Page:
Similarly, see Heel Quik! Inc. v. Goldman, FA 92527 (Nat. Arb. Forum March 1, 2000) holding that use of a domain name was subject to the terms of a license agreement and that any use in violation of the agreement would not be bona fide use within the meaning of the Policy.

 

As for the contention on the basis of particulars, this Panel turns initially to the first and third of Respondent’s points as to Policy ¶ 4(c)(i) and to the particular provisions of the Settlement, to discern what if any privileges the Settlement defines (i.e. what is their scope as to territory and activity) and whether Respondent’s registration and use of each of the domain names at issue within the scope of those privileges.

 

To a limited extent, Respondent’s trademark law duties have been overcome by the Settlement’s including a license from Complainant (i.e. permission from Complainant to Respondent for Respondent to do what it would otherwise be unlawful for Respondent to do); the license is to the corporate Respondent and to Mr. Paravate, and, as far as this case is concerned, only to them. The result is that Respondent’s legal interests regarding Complainant’s mark includes privileges (sometimes referred to in some legal discourse as liberties) although not Respondent’s rights per se. Outside the scope of those privileges, or otherwise in the absence of those privileges (such as in the case of Ms. Paravate who has no license from Complainant whatsoever), Respondent still has those duties from trademark law and that are confirmed by, and are part of the context of, the Policy.

 

The first and third of Respondent’s points as to Policy ¶ 4(c)(i) are wrong because they confuse transmission with reception, and more particularly confuse actual transmission with mere reception capability, and also because they confuse having facilities at particular geographic locations (and merely advertising within the particular A.D.I.s) with doing business on the Internet. (For example, if the Panel were to take the approach of pointing to the impossibility of Respondent preventing Internet users from outside Respondent’s license area from accessing a Respondent website then the Panel would basically be blaming Complainant for Respondent’s unlawful behavior of registering and using the domain names at issue. For the Panel to do so would conflict with rather than accord with applicable law and with the Policy.) Respondent’s privileges conferred by the Settlement are instead exactly as contended for above in the first point of Complainant’s second main set of contentions, i.e. sub-point “ii” (regarding section 1), sub-point “iv” (regarding section 20, which section provides that Respondent has a geographically limited privilege to use materials currently in use, but of course neither of the domain names at issue was currently in use), and sub-point “v” (regarding section 31).

 

More particularly, Respondent’s behavior is not within Policy ¶ 4(c)(i). To the extent of behaving outside the restrictions, and therefore outside the scope of the license, Respondent is offering unlicensed services, and therefore other than “bona fide” services, so Respondent’s behavior is not within and does not confer “rights or legitimate interests” as that expression is used in Policy ¶ 4(a)(ii); see e.g. Heel Quik!, Inc. v. Goldman, supra.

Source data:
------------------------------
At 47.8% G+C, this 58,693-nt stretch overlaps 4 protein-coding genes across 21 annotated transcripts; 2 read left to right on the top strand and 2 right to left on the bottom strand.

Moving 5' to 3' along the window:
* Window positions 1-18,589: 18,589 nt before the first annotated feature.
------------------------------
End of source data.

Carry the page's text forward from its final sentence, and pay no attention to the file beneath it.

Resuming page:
Also more particularly, Respondent’s behavior is not within Policy ¶ 4(c)(ii). By way of four steps it is clear that via Policy ¶ 4(c)(ii) Respondent’s behavior is also not within and does not confer “rights or legitimate interests” as that expression is used in Policy ¶ 4(a)(ii). First, the expression “domain name” is used in Policy ¶ 4(c)(ii) and is to be contrasted with and is narrower than the Policy ¶ 4(c)(i) expression “domain name or a name corresponding to the domain name”. Second, it is already clear from the above that Respondent’s behavior of registering and using of each of the domain names at issue is unlawful. Third, Policy ¶ 4(c)(ii) is to be construed as being to the effect that neither a respondent licensee’s lawful local use of a complainant’s mark nor a respondent licensee’s unlawful registration and unlawful use of contested domain names results in that respondent being “commonly known” by the contested domain names; see e.g. Heel Quik!, Inc. v. Goldman, supra. In any event, in this proceeding, there is not even any evidence of Respondent being known by either “domain name” at issue, on either basis. Instead, as is more fully described in Appendix “A” hereof, (i) the evidence shows that Respondent has merely obtained a Florida corporate name and obtained a Florida occupational license; and (ii) when it comes to proving that Respondent is commonly known by either of the domain names at issue, the corporate name and the occupational license are each as readily obtainable as domain name registrations  (e.g. by a simple form and, at least for renewals, on-line) and as irrelevant as domain name registrations are per se (i.e. not only is lawful use in trade not required or conferred, but not even any use is required or conferred). Fourth, as a result, Respondent’s behavior of registering each of the domain names at issue and using each of the domain names at issue, and of having a corporate name and an occupational license, does not, and indeed cannot, result in Respondent having “been commonly known by the domain name” at issue within the meaning of that expression in Policy ¶ 4(c)(ii).